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Delhi High Court Refuses Injunction in Dettol v. Santoor Handwash Advertisement Dispute

By - King Stubb & Kasiva on June 29, 2023


The Delhi High Court recently rejected a plea by Reckitt Benckiser (India) Private Limited, the manufacturer of Dettol handwash, seeking a permanent injunction against the telecast, broadcast, or publication of an advertisement by Wipro Enterprise (Private) Limited promoting Santoor Handwash.[1] The court ruled that the advertisement did not disparage Dettol and did not violate the principles of comparative advertising.

Case Timeline:

Reckitt Benckiser (India) Private Limited filed a suit against Wipro Enterprise (Private) Limited seeking a permanent injunction against the telecast, broadcast, or publication of an advertisement promoting Santoor Handwash.

The advertisement depicted a young girl who washes her hands with Santoor Handwash, resulting in softness. The advertisement compared Santoor Handwash favourably to an “ordinary hand wash” represented by a bottle resembling Dettol Hand Wash.

The suit alleged that the advertisement disparaged Dettol and its product, violating the principles of comparative advertising.

Issue raised:

Whether the advertisement by Wipro Enterprise (Private) Limited disparaged Dettol and its product, warranting an injunction against its telecast, broadcast, or publication.

Appellant’s arguments and respondent’s arguments:

Reckitt Benckiser (India) Private Limited contended that the advertisement indirectly denigrated Dettol by implying that its product was inferior to Santoor Handwash. They argued that the comparison was unfair and misleading to consumers.

Wipro Enterprise (Private) Limited defended the advertisement, stating that it merely highlighted the benefits of Santoor Handwash and did not make any derogatory remarks about Dettol or its product. They argued that comparative advertising is protected under Article 19(1)(a) as commercial speech and a certain amount of disparagement is implicit in such advertising.


The Delhi High Court, presided over by Hon’ble Mr. Justice C. Hari Shankar, refused to grant an injunction against the telecast, broadcast, or publication of the advertisement. The court found that the advertisement did not directly or indirectly refer to Dettol or its product in a disparaging manner. It emphasized that the overall effect of the advertisement should be considered, rather than analysing it frame by frame.


The court outlined the following legal principles regarding comparative advertising:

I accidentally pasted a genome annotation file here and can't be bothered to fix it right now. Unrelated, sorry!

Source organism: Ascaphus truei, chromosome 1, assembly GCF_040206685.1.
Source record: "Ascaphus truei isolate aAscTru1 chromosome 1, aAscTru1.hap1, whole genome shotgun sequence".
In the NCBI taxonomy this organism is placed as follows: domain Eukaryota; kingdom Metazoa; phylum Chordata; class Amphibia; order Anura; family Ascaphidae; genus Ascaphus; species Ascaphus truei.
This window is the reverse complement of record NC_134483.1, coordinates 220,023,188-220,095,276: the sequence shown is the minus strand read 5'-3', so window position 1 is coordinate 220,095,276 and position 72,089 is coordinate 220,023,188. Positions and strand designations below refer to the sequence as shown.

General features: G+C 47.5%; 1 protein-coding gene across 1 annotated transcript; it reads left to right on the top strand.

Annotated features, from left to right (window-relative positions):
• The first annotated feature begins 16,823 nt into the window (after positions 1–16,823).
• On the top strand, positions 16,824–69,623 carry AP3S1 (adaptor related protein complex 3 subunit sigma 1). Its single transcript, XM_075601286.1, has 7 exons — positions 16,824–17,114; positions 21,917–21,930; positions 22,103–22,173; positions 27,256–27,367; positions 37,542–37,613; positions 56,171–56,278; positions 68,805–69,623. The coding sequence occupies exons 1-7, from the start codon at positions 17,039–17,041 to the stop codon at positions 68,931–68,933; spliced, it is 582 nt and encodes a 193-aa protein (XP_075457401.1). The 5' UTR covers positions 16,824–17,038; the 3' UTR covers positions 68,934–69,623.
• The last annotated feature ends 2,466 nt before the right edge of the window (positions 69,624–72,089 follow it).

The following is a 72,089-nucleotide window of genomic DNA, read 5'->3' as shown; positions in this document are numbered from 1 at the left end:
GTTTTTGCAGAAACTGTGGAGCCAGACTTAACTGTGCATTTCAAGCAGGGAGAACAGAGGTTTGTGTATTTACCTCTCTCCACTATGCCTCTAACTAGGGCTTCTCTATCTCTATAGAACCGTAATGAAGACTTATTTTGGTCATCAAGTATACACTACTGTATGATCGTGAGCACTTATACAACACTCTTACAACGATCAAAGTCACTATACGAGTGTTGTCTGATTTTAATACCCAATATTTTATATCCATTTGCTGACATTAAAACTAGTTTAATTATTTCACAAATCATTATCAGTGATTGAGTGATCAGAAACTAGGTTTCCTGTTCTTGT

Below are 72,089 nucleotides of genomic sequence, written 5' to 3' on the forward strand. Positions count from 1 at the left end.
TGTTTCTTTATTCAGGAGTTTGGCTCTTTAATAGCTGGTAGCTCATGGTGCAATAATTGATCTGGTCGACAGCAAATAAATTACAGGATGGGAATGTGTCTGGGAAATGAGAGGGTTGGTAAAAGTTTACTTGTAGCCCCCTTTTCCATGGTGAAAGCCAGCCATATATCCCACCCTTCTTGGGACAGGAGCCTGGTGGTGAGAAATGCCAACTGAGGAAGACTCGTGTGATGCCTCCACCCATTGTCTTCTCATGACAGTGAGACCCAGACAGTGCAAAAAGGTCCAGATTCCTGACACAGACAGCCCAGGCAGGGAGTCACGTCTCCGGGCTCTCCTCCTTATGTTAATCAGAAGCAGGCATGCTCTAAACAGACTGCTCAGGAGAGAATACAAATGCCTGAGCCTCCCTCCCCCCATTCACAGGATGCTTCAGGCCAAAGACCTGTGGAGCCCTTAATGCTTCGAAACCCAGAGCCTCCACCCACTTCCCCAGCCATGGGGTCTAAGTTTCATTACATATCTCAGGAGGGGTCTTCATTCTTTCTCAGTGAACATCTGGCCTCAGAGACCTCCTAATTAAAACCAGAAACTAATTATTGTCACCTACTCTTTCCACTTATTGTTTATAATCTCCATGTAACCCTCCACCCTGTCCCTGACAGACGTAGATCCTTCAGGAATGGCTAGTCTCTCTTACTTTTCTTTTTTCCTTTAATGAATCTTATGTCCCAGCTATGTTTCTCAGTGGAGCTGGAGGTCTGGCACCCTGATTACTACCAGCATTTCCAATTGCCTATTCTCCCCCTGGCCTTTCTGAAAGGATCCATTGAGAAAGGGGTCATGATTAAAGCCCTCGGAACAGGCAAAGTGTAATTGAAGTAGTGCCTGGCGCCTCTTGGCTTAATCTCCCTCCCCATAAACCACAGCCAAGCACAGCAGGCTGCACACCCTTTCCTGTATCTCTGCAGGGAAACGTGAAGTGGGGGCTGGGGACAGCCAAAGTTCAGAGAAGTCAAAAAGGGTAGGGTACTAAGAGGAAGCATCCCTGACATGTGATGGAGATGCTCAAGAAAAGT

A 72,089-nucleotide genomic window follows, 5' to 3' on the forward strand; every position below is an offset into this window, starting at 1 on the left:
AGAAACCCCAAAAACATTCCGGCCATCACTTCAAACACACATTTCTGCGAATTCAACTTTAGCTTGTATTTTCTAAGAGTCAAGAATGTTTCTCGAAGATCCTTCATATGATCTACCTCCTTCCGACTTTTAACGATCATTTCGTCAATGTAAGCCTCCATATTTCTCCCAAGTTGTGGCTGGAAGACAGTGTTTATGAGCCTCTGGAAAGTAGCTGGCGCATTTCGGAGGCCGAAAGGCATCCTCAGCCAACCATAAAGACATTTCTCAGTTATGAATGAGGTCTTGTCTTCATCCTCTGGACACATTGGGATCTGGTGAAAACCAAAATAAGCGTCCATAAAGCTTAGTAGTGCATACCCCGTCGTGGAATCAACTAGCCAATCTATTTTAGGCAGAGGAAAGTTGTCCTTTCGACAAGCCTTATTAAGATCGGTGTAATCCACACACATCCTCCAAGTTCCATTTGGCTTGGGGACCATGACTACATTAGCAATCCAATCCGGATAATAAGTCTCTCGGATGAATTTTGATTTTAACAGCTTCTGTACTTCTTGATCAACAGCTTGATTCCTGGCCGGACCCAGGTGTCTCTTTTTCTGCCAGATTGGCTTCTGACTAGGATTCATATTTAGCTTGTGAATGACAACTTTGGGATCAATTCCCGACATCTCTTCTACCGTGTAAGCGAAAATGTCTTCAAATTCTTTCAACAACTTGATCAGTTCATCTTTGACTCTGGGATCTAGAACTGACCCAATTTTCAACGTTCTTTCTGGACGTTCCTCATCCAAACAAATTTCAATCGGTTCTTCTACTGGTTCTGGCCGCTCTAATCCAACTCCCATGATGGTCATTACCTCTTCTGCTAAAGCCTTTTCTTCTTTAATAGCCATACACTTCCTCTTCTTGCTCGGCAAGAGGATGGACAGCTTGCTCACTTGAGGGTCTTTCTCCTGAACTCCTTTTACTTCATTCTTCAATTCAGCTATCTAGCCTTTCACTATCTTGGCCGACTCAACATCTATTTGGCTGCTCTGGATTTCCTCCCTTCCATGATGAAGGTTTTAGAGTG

• Comparative advertising must target the plaintiff's product either expressly or by necessary implication.
  • Indirect representations that sufficiently identify the plaintiff's product are as good as direct targeting.
  • Comparative advertising is protected under Article 19(1)(a) as commercial speech, allowing a certain amount of disparagement.
  • However, advertisements must not be false, misleading, unfair, or deceptive, regardless of whether they extol the advertised product or criticize its rival.
  • Puffery, involving exaggeration and embellishment, is an exception as it is inherently not taken seriously by the average consumer.
  • Extolling the virtues of one's product, absent in others, is permissible, but denigrating a rival's product is impermissible.
  • Serious statements of facts must be true and tested for truthfulness.
  • The overall impression and hidden subtext conveyed to the average consumer matter in determining whether an advertisement is disparaging.
  • The court should not undertake an over-elaborate analysis or be too literal in its approach.
  • The advertisement should be viewed as a normal viewer would perceive it, with words understood in their natural sense and common understanding.
  • The time spent showing the product is irrelevant; the context in which it is shown is crucial.
  • A plaintiff should not be hypersensitive, considering various factors that influence consumer choices.
  • Fair latitude should be given to advertisers, distinguishing between disparaging and persuasive advertisements.

Applying these principles, the court concluded that the Santoor Handwash advertisement did not directly or indirectly denigrate Dettol. The primary message of the advertisement was to highlight the moisturizing benefits of Santoor Handwash, not to criticize or compare it unfavourably to Dettol. Therefore, no prima facie case was established to justify an injunction against the advertisement's telecast, broadcast, or publication.


In conclusion, the Delhi High Court's judgment highlights the importance of considering the overall effect and impression created by an advertisement when evaluating claims of disparagement. It clarifies the permissible limits of comparative advertising and emphasizes the need for honesty and truthfulness in advertisements, while also acknowledging the role of puffery.

[1]Reckitt Benckiser (India) Pvt. Ltd. v Wipro Enterprises (P) Ltd., 2023 SCC OnLine Del 2958, decided on 18-05-2023.

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